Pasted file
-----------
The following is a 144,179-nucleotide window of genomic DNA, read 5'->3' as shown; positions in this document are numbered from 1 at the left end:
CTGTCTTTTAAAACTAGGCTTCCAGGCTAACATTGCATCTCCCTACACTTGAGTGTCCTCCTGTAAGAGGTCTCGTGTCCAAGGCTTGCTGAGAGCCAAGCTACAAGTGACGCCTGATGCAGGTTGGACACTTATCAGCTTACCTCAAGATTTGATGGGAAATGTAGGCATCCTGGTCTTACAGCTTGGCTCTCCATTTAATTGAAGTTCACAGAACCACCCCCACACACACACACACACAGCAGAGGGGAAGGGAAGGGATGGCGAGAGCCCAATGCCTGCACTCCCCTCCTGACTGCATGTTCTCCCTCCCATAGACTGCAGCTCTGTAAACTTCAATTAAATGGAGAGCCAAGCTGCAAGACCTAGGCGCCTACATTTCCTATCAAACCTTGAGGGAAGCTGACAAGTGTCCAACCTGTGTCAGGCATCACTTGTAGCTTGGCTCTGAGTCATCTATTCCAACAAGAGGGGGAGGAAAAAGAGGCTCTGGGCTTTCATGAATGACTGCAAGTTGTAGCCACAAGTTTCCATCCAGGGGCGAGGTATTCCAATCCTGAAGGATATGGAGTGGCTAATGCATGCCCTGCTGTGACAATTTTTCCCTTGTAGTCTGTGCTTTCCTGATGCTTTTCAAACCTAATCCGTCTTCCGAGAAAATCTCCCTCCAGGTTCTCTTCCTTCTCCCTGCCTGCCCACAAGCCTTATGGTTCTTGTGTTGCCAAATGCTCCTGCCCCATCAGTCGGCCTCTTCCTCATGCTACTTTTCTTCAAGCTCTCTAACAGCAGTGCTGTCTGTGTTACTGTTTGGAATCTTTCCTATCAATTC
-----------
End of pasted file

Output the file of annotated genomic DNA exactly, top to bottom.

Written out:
The following is a 144,179-nucleotide window of genomic DNA, read 5'->3' as shown; positions in this document are numbered from 1 at the left end:
CTGTCTTTTAAAACTAGGCTTCCAGGCTAACATTGCATCTCCCTACACTTGAGTGTCCTCCTGTAAGAGGTCTCGTGTCCAAGGCTTGCTGAGAGCCAAGCTACAAGTGACGCCTGATGCAGGTTGGACACTTATCAGCTTACCTCAAGATTTGATGGGAAATGTAGGCATCCTGGTCTTACAGCTTGGCTCTCCATTTAATTGAAGTTCACAGAACCACCCCCACACACACACACACACAGCAGAGGGGAAGGGAAGGGATGGCGAGAGCCCAATGCCTGCACTCCCCTCCTGACTGCATGTTCTCCCTCCCATAGACTGCAGCTCTGTAAACTTCAATTAAATGGAGAGCCAAGCTGCAAGACCTAGGCGCCTACATTTCCTATCAAACCTTGAGGGAAGCTGACAAGTGTCCAACCTGTGTCAGGCATCACTTGTAGCTTGGCTCTGAGTCATCTATTCCAACAAGAGGGGGAGGAAAAAGAGGCTCTGGGCTTTCATGAATGACTGCAAGTTGTAGCCACAAGTTTCCATCCAGGGGCGAGGTATTCCAATCCTGAAGGATATGGAGTGGCTAATGCATGCCCTGCTGTGACAATTTTTCCCTTGTAGTCTGTGCTTTCCTGATGCTTTTCAAACCTAATCCGTCTTCCGAGAAAATCTCCCTCCAGGTTCTCTTCCTTCTCCCTGCCTGCCCACAAGCCTTATGGTTCTTGTGTTGCCAAATGCTCCTGCCCCATCAGTCGGCCTCTTCCTCATGCTACTTTTCTTCAAGCTCTCTAACAGCAGTGCTGTCTGTGTTACTGTTTGGAATCTTTCCTATCAATTC